ST. PETERSBURG — For months, a dispute over historic preservation has simmered while the City Council has delayed a vote.
Council members hoped that delaying the final vote from April until today would give time for a compromise for the two groups involved: those who want to make it easier for neighborhoods to be designated historic, and those who see any weakening of the current ordinance as anti-development and an attack on property rights.
That hasn't happened. The summer has seen robocalls and fliers paid for by the Pinellas Realtors Organization warning residents of a "small minority" controlling property decisions. Preservationists have countered by inviting high-profile experts like Donovan Rypkema, a Washington, D.C.-based consultant who met with council members Monday, to argue the economic and cultural benefits of historic districts.
On the day of the vote, no clear middle ground has emerged. In fact, today's meeting should be long (and perhaps long-winded), even by St. Petersburg standards.
But it might as well be now or never. Incoming council member Ed Montanari is a staunch opponents of weakening the current ordinance — which requires two-thirds of all property owners to vote for a district. And four of the five candidates for District 7 — Sheila-Scott Griffin, Will Newton, Aaron Sharpe and Lewis Stephens — say they don't support the preservationist position. The fifth, Lisa Wheeler-Brown, says she's still making her mind up.
As it stands, council members Bill Dudley and Steve Kornell are likely "no" votes. Council members Wengay Newton and Karl Nurse are keeping open minds but have serious reservations about making the application process easier.
Council member Jim Kennedy is leaning yes. As is council member Darden Rice. Amy Foster and Charlie Gerdes are either undecided or not sharing their positions publicly.
That's a recipe for a protracted battle at City Hall.
"I'm bringing my cot and sleeping bag to City Hall because it's going to be a long one," quipped Dudley.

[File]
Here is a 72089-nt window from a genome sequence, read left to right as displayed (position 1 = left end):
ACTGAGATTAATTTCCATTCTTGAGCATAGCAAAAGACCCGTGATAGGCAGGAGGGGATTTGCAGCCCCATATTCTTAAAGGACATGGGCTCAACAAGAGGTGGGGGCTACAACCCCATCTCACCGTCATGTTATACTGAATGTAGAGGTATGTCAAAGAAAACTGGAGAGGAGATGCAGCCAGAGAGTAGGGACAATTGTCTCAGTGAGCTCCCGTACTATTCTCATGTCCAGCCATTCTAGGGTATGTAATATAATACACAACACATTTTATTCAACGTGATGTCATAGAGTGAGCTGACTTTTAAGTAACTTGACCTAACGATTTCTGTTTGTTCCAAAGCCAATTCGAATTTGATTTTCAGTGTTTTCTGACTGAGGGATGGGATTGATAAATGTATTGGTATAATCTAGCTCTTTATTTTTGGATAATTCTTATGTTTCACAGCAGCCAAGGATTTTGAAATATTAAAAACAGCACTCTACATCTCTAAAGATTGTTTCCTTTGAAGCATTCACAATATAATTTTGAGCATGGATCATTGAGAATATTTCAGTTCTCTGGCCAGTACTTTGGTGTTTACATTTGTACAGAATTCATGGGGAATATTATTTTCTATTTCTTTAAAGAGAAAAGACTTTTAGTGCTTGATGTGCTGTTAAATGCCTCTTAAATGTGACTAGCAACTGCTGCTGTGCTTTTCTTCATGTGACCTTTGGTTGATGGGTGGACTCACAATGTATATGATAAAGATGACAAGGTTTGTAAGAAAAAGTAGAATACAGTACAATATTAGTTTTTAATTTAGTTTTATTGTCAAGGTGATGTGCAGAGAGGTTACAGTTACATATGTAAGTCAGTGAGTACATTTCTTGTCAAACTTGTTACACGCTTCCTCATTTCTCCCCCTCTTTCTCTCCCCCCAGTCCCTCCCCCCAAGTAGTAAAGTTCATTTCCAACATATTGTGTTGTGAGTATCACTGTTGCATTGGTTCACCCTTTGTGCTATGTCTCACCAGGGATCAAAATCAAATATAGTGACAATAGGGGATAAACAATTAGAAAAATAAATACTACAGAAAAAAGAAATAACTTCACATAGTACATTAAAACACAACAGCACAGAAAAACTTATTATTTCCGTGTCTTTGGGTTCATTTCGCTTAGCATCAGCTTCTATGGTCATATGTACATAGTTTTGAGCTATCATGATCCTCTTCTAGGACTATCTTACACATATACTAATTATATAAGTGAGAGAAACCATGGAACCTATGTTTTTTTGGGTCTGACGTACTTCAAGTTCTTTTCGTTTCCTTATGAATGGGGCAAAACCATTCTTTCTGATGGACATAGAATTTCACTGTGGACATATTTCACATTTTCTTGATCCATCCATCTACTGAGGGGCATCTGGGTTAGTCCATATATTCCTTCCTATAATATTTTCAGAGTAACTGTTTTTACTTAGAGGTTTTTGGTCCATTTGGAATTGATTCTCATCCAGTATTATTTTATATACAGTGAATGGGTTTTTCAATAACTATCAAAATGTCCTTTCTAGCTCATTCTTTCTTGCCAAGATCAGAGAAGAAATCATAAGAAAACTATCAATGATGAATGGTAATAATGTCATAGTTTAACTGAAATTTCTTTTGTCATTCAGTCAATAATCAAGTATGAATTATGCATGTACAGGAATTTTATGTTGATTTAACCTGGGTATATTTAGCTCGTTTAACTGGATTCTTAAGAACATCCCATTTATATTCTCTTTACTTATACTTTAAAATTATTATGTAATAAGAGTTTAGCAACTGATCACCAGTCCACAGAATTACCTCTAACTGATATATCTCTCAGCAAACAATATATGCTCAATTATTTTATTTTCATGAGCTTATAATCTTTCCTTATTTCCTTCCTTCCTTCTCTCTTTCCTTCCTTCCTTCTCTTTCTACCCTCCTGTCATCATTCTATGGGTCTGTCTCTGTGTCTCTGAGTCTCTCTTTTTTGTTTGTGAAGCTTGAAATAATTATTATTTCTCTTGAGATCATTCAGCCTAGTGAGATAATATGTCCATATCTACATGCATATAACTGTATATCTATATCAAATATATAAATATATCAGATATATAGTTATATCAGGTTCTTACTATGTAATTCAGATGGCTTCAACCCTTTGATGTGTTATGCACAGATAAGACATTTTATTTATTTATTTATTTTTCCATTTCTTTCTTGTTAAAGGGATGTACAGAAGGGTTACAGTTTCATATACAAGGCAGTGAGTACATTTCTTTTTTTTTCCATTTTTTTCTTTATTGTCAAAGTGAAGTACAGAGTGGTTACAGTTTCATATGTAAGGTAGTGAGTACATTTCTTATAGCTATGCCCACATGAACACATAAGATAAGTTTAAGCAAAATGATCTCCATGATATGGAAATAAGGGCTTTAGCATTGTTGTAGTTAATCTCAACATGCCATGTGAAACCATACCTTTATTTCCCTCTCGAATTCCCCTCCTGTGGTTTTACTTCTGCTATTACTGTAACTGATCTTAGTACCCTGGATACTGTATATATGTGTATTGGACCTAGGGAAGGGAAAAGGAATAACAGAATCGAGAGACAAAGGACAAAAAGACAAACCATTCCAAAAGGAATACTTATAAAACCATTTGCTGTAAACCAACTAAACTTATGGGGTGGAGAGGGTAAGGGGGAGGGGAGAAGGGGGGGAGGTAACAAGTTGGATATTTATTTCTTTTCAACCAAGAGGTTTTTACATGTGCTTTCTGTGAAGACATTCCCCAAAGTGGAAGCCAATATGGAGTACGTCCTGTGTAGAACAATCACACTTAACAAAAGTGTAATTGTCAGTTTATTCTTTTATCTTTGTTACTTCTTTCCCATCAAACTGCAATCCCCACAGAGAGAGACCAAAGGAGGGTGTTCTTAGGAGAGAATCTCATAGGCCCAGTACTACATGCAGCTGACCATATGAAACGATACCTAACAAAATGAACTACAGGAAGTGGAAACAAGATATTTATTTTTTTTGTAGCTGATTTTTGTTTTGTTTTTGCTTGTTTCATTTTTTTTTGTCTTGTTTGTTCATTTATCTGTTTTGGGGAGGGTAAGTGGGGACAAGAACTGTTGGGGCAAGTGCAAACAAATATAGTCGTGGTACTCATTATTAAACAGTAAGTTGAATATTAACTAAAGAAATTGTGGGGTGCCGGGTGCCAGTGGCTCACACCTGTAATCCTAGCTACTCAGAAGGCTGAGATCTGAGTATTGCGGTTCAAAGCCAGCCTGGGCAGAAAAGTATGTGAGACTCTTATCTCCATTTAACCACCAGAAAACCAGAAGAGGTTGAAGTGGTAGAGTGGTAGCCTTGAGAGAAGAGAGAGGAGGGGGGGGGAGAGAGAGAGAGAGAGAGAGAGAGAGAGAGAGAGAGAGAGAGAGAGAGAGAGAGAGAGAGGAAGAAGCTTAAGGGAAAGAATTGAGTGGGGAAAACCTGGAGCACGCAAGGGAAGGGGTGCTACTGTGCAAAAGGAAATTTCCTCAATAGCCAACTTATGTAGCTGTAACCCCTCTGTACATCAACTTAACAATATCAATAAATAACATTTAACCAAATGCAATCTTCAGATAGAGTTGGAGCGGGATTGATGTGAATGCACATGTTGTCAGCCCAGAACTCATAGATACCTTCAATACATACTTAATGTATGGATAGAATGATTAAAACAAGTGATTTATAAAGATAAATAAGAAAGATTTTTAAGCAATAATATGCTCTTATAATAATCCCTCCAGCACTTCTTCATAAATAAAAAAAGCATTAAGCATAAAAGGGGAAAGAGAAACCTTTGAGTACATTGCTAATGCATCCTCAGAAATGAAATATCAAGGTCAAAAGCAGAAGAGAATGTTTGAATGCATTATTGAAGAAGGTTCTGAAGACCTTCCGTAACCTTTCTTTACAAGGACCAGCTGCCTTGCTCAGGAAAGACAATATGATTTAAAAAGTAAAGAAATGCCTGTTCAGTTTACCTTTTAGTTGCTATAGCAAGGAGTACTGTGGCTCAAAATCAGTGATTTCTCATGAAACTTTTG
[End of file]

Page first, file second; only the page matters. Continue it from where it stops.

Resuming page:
St. Petersburg Preservation and its allies originally wanted a simple majority of those who returned ballots to determine an election. Opponents say this could mean a small group of activists could swing an election and advance a neighborhood's application. Under all scenarios, the City Council would have final say.
This week, a possible compromise emerged from city staff. In a staff report, a new two-step procedure would be required to initiate an application.
First, supporters would have 120 days to get petition signatures from 30 percent of all property owners. Then, a 60-day election would be held in which 67 percent of respondent would need to say "yes" for the application to advance. The city would administer the election.
That proposal has, perhaps predictably, satisfied no one.
Peter Belmont, vice president of St. Petersburg Preservation, said it was unclear to him that any consensus emerged from a July workshop.
Bob Griendling, co-founder of Protect St. Pete's Property Rights, said he didn't see any need to change the current ordinance. He said any changes could allow "political intrigue and machinations."
Rypkema said that cities often squabble over historic districts, but St. Petersburg's fight is an outlier.
"There aren't many places where it is this onerous," he said.
Nearly 90 percent of home buyers cite "character" as a top priority when they are looking for a home, Rypkema said. Nothing creates character like a historic district, which also raises property values and brings jobs, he said.
"This is a capitalist plot to raise values, not a socialist plot to lower them," he said.
The public hearing is scheduled to begin at 6 p.m. today in council chambers at City Hall, 175 Fifth St N.
Contact Charlie Frago at firstname.lastname@example.org or (727) 893-8459. Follow @CharlieFrago.